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NBA plans for a July 31 return, with 22 teams resuming season in Orlando

NBA Commissioner Adam Silver speaks during the NBA All-Star festivities Feb. 16, 2019, in Charlotte, N.C.
NBA Commissioner Adam Silver is expected to present his restart plan to the league’s board of governors during a conference call June 4.
(Gerry Broome / Associated Press)

The NBA is on track for a July 31 return, with 22 of its 30 teams headed to Orlando, Fla., for a resumption of its season that’s been on hold since March 11 because of the coronavirus crisis.

NBA Commissioner Adam Silver will present his restart plan to the league’s board of governors during a conference call Thursday morning, when the plan is expected to be approved, according to people familiar with the situation.

The plan calls for a truncated regular season, the possibility of a play-in tournament for the final playoff spots and seven-game playoff series in each round of the postseason.

The 22 teams — the 16 currently in playoff spots plus Portland, New Orleans, Sacramento, San Antonio, Phoenix and Washington — will play eight games to determine the final seeding order. If the ninth-place team in each conference is within four games of the eighth-place team, the two teams will have a play-in tournament for the final spot. The ninth-place team would need to beat the eighth-place team twice to advance.

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Major League Soccer and its players union ratified an agreement on a return-to-play plan as coronavirus restrictions are further eased.

Then the conference playoffs would begin, with the NBA Finals possibly extending into the second week of October.

“It’s fair,” said an Eastern Conference executive on an Orlando-bound team. “It’s all about getting back to basketball.”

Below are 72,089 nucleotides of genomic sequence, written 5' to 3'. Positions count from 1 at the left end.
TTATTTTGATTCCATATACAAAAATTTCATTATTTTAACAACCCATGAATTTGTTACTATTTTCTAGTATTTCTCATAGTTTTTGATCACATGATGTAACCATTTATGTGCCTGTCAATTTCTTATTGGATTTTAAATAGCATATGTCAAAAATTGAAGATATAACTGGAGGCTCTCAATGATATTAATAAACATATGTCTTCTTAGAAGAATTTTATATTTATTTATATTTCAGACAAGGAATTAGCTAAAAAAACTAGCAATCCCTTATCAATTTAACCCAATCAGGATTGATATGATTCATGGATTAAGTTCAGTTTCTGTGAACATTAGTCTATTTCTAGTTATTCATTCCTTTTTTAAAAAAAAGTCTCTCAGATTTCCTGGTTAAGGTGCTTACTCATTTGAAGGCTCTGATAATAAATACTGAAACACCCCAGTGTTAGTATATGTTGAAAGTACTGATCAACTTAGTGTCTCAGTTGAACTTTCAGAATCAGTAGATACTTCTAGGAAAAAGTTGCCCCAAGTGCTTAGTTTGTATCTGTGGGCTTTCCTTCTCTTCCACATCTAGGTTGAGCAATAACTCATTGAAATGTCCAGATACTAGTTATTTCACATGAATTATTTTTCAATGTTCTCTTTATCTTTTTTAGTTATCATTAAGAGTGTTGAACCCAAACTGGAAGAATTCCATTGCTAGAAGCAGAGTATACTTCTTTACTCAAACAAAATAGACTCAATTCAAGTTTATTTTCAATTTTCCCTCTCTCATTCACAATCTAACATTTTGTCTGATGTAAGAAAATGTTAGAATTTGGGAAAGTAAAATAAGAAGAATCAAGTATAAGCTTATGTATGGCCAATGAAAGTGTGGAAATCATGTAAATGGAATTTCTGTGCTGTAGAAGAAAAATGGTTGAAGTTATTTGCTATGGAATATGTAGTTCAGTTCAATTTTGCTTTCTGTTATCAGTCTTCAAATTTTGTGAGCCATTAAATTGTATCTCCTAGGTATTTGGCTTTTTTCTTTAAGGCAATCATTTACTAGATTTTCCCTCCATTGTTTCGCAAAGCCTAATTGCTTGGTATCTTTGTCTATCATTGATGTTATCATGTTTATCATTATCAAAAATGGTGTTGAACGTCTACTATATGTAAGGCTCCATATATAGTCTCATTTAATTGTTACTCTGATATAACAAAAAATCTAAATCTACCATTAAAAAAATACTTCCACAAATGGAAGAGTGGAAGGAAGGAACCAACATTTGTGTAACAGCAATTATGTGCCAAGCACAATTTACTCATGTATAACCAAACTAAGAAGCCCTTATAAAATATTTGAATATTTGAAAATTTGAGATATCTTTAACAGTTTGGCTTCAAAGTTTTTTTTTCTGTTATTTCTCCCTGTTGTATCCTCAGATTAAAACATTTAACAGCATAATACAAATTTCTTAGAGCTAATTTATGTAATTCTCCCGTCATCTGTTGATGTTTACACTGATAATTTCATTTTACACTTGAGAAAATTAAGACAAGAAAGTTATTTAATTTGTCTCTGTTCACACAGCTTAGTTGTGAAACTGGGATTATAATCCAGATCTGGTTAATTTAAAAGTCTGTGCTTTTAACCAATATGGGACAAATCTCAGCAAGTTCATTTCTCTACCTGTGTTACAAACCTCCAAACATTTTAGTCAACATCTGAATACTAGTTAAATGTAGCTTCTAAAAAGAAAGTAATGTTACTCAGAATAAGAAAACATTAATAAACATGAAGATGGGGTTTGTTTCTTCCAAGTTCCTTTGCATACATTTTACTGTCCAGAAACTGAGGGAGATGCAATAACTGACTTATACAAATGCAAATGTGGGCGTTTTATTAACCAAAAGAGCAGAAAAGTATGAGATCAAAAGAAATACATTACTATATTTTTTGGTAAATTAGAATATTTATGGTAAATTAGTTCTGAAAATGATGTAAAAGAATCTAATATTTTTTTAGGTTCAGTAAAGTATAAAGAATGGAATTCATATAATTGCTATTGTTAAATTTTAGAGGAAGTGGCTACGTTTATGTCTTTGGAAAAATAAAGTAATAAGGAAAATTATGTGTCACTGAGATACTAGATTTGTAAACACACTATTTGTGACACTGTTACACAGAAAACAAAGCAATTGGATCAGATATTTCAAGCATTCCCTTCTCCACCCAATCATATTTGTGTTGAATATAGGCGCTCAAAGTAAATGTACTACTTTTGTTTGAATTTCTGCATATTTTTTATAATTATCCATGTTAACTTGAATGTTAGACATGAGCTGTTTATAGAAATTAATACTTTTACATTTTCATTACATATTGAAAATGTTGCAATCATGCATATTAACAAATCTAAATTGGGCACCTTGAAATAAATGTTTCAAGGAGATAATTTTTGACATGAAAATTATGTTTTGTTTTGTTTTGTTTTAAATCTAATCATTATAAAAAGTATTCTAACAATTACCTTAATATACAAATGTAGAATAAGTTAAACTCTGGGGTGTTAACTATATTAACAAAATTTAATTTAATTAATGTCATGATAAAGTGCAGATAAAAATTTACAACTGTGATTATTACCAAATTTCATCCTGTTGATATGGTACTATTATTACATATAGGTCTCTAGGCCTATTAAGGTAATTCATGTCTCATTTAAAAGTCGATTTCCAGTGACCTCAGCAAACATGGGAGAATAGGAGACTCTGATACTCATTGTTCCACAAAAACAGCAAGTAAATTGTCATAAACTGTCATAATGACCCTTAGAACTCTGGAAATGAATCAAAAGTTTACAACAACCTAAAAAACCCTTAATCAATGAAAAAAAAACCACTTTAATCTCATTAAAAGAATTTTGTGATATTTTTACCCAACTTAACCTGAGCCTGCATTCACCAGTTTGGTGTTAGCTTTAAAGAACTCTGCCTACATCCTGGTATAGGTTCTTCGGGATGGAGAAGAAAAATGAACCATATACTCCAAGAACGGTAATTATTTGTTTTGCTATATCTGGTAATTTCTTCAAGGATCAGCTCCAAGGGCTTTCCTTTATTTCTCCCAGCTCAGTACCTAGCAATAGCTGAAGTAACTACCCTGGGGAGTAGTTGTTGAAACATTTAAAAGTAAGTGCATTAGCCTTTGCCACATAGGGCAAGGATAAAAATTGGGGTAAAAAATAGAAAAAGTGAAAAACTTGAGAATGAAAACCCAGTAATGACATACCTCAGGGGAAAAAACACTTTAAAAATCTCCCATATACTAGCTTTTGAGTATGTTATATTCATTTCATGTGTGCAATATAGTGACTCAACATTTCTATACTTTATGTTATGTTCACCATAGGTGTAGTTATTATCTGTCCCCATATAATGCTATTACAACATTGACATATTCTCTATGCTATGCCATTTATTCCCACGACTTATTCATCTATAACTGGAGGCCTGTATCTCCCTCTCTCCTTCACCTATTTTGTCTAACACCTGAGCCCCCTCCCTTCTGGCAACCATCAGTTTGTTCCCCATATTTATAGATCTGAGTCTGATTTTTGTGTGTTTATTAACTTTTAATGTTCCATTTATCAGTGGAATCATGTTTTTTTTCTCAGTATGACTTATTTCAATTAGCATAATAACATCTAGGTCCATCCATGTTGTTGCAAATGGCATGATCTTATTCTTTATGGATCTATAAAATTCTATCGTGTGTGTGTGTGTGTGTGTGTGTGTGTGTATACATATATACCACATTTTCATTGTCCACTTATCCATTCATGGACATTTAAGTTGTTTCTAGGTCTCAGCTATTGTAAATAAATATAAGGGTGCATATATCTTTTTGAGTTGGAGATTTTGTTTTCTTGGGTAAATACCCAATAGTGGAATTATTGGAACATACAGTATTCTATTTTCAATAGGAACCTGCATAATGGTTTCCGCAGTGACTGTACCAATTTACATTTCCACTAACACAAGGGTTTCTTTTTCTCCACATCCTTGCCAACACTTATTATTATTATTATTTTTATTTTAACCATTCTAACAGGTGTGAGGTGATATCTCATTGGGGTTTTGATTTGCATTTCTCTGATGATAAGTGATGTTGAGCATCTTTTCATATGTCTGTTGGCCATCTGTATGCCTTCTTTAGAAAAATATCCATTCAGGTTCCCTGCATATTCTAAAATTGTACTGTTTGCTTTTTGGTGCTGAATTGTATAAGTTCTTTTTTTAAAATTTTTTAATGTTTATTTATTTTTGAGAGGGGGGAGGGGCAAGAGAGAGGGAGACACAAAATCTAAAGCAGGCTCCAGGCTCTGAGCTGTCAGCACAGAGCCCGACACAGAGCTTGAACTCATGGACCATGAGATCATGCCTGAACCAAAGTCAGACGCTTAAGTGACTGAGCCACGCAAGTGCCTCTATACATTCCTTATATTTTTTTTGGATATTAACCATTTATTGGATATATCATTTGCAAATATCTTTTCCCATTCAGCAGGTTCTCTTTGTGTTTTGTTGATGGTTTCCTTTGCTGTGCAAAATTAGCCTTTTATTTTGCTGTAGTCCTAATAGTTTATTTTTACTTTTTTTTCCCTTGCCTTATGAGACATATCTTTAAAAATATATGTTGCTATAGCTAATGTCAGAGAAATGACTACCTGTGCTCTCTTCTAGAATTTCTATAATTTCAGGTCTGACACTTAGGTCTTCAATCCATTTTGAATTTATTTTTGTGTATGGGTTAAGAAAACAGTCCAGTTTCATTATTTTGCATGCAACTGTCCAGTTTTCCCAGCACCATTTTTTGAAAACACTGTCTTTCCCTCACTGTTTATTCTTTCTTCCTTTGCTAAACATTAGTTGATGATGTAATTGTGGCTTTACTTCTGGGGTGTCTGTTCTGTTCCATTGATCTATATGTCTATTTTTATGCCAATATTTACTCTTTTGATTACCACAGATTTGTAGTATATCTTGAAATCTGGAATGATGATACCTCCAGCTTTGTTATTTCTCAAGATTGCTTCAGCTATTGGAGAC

The NBA needs the players’ union to approve the plan before it can be official. The league still must also finalize a deal with Walt Disney World to host the rest of the season and playoffs at the ESPN Wide World of Sports complex.

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Silver’s proposal comes after months of discussions about how the NBA could resume a season that’s been on hold since Utah’s Rudy Gobert tested positive for COVID-19 in March.

The NBA hoped to be able to play empty-arena games in teams’ own cities at one point. The league considered scenarios in multiple locations to host games. It kicked around ideas to resume with playoff games and to reinvent what the first round of the playoffs could look like by adopting a World Cup-style format with pool play.

Ultimately, after discussions with factions throughout the NBA and medical experts, Silver landed on a plan that delivered the league regular-season games that it desperately needs to generate revenue for local and national television partners along with a complete postseason schedule. By limiting the number of teams returning to play, the NBA has reduced the risk of players contracting COVID-19.

The league is still working with teams on fixed dates for arrival in Orlando — there’s hope a deal could be finalized soon with Disney’s ESPN Wide World of Sports complex, which has three facilities with multiple courts, including an arena and field house. Teams will be instructed to limit members of their traveling parties to essential staff only.

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The plan is a massive undertaking that will reportedly require 15,000 tests for COVID-19 , rapid processing of those tests and contingencies for players and staff who test positive.

As of now, those plans remain private — if they’ve been fully developed.

Those plans, like so much coming out of the NBA’s remote offices, are constructed with some levels of flexibility because of the nature of the coronavirus.

But Thursday’s call and subsequent vote will be the first decisive step toward restarting the 2019-20 season — another sign that momentum for the league’s return continues to grow.


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